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9 – A Hands-On, Student-Centered Approach to the Exploration of Coriolis


  • Rosalind Echols, School of Oceanography, UW Seattle
  • Sasha Seroy, School of Oceanography, UW Seattle


Hands-on activities and demonstrations are abundant in geoscience education. While these activities are useful tools to promote student learning, their classroom implementation often lacks key evidence-based pedagogical elements and/or real-world context, making it difficult for students to transfer and apply knowledge. However, such hands-on demonstrations can be easily adapted to improve student learning.

In this work, we modified existing laboratory activities and demonstrations using elements of Ambitious Science Teaching and Model-Based Inquiry and assessed how these targeted modifications enhanced student learning. This was implemented in an undergraduate UW Oceanography laboratory course (OCN 201) with students, most of whom were STEM majors, at all stages of their undergraduate career. We transformed a traditional lab that relied on direct instruction and confirmation of pre-supplied hypotheses to a concept-first-math-second exploratory approach that scaffolds generation and testing of student hypotheses. The written lab materials cultivated discourse within the classroom where students’ ideas and experiences were regarded as resources, as they developed and revised hypotheses around real-life phenomena. Lab activities include a host of inexpensive do-it-yourself apparatuses that provide opportunities for students to conduct their own experiments, commissioning students to employ scientific practices to do authentic work.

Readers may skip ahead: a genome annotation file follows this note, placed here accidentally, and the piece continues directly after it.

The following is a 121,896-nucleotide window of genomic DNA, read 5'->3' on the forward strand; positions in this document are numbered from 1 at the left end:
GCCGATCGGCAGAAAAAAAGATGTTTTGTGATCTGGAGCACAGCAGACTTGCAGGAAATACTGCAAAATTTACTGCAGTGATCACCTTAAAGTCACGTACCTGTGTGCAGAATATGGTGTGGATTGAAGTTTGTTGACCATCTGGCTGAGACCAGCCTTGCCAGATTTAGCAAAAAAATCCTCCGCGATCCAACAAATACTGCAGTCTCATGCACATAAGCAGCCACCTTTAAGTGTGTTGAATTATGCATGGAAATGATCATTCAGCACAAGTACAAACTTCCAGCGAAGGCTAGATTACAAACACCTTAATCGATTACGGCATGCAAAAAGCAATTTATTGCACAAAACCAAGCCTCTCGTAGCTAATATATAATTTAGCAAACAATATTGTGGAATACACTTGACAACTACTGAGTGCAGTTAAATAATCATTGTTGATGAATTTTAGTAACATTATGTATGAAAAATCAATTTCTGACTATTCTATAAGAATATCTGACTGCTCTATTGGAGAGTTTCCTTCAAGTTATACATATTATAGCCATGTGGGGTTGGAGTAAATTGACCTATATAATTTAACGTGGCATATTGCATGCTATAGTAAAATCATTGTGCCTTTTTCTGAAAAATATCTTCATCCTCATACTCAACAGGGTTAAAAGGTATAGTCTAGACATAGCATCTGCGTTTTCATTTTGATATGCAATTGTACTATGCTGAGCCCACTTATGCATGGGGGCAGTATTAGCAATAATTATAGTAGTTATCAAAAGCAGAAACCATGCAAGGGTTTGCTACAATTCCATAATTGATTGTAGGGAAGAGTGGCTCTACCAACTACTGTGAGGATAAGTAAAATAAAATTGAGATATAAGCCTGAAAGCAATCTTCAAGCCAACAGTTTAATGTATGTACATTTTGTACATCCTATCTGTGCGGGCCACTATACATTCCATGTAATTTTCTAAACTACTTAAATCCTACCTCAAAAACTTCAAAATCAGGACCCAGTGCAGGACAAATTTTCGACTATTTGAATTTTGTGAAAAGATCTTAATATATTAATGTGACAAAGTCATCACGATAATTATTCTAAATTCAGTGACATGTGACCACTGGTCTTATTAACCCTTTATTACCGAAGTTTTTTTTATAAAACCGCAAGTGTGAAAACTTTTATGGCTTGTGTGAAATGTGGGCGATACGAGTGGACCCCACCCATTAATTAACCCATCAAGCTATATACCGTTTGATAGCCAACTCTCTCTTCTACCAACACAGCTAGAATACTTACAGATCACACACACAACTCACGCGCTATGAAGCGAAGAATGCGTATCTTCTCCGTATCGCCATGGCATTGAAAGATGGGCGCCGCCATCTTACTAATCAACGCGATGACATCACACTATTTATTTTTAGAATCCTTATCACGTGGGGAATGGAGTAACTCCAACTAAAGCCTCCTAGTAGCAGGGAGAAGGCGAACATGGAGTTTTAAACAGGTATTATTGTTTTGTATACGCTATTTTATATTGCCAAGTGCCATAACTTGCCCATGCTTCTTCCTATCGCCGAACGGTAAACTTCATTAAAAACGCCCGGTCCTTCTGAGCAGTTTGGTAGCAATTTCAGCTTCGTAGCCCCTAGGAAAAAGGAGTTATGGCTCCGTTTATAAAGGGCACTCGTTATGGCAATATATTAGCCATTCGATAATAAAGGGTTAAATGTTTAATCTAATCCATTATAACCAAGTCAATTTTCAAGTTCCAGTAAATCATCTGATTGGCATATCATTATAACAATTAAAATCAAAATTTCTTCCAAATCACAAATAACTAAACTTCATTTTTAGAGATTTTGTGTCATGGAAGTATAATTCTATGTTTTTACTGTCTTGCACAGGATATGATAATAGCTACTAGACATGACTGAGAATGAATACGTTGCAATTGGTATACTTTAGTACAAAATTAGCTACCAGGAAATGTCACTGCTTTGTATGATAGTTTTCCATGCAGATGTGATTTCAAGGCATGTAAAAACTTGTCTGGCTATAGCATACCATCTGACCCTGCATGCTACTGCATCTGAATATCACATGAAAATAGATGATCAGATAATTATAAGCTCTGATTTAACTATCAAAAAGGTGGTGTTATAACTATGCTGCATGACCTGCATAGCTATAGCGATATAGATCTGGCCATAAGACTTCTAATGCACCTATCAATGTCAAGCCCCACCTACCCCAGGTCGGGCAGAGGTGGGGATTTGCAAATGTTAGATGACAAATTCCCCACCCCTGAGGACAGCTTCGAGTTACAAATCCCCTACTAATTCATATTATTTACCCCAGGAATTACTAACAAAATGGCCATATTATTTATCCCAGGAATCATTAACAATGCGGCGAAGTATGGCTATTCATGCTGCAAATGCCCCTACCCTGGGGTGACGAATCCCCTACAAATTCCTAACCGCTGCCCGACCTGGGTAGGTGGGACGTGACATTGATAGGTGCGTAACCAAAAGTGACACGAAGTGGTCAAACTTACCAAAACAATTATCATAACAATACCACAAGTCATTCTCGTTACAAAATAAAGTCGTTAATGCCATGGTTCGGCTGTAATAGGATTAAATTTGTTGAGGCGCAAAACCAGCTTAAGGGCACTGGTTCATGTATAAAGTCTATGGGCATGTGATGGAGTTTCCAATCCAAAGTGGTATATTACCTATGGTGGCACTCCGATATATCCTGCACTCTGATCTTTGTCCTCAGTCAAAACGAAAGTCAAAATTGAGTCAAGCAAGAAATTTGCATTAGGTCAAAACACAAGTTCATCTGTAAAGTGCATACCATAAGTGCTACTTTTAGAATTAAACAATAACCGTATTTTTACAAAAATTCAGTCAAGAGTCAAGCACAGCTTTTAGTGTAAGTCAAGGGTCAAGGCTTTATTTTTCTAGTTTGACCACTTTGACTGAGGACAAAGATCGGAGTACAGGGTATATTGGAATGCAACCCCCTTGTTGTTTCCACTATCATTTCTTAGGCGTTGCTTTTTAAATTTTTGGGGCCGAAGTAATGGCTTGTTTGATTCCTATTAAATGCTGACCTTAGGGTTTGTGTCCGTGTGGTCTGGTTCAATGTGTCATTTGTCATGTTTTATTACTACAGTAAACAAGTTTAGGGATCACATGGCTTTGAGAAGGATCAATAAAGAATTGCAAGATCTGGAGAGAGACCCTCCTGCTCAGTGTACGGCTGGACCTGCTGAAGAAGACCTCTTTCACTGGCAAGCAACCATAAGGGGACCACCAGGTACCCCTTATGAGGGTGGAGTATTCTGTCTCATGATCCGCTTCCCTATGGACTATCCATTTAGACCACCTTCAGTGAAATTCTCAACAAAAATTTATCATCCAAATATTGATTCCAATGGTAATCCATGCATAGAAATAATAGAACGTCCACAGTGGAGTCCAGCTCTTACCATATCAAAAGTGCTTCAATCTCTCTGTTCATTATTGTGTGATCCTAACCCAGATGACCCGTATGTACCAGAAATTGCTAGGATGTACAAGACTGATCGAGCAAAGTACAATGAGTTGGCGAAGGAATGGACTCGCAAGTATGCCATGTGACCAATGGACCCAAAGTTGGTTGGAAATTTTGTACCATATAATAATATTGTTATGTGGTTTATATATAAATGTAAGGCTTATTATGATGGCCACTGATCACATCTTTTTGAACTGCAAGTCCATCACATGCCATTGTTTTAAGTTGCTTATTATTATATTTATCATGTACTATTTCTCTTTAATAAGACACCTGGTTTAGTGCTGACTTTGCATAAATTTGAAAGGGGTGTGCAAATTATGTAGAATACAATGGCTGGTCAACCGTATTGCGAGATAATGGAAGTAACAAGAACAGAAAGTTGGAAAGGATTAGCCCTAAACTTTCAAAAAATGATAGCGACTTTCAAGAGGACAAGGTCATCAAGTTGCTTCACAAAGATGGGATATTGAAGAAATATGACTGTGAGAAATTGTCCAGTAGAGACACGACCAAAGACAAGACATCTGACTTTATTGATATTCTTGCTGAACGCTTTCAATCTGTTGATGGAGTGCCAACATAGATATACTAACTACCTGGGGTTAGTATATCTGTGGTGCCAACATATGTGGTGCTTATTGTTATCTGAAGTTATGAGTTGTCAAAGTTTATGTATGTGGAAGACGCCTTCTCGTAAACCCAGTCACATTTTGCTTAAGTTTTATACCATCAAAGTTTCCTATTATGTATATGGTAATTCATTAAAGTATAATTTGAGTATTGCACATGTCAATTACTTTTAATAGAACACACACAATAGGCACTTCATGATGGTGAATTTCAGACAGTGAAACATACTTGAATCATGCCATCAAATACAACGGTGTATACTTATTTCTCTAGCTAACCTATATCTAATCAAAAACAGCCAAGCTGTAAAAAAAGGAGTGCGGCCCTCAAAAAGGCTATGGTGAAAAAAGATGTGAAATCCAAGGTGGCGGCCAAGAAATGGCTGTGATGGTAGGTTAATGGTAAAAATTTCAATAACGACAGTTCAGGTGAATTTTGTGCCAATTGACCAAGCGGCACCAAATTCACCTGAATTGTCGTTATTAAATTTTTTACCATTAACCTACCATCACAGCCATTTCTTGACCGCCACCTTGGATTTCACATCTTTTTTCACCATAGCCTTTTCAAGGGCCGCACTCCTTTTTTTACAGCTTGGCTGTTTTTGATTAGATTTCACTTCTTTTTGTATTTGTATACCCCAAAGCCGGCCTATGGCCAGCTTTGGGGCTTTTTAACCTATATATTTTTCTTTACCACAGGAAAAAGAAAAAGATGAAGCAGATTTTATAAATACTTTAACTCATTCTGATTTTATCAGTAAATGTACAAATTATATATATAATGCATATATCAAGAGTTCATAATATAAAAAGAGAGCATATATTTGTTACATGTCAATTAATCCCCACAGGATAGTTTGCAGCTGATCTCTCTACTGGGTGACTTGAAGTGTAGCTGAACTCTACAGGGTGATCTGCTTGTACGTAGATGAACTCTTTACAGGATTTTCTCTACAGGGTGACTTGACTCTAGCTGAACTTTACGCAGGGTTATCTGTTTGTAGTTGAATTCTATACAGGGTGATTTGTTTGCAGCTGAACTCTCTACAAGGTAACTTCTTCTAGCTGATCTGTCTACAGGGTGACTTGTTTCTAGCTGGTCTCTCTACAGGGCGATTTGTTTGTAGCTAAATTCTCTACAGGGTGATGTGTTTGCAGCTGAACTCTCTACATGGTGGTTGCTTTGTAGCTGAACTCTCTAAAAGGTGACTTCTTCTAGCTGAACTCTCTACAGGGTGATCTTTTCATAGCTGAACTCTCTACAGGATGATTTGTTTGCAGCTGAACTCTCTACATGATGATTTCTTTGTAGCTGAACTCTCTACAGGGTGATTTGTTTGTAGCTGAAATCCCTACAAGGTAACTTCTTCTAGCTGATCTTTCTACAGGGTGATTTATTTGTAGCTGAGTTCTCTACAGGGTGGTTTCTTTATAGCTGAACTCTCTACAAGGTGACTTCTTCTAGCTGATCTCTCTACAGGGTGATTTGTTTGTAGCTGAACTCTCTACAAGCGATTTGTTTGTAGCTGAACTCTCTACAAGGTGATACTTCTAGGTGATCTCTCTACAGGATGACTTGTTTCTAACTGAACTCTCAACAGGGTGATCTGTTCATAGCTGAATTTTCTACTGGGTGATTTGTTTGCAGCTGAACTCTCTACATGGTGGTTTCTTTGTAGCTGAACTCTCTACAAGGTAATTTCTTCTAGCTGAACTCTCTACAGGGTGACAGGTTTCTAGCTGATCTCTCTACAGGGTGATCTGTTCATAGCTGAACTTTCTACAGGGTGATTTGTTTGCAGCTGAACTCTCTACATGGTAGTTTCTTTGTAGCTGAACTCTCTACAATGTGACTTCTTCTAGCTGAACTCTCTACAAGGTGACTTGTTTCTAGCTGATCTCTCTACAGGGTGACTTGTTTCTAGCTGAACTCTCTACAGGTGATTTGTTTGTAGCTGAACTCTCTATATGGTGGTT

Pre- and post- assessments demonstrated that students were better able to meet key content goals, as evidenced by their ability to contextualize and accurately convey information in environmentally relevant models. By eliciting student ideas throughout instruction, we were able to identify misconceptions and track subsequent learning, enabling us to critique and enhance critical parts of instruction for future years. This study shows that minimal adaptation to existing undergraduate laboratory curriculum can lead to greater learning outcomes.This approach is widely applicable to other disciplines and can be easily implemented by reframing already existing activities and demonstrations using the framework we provide.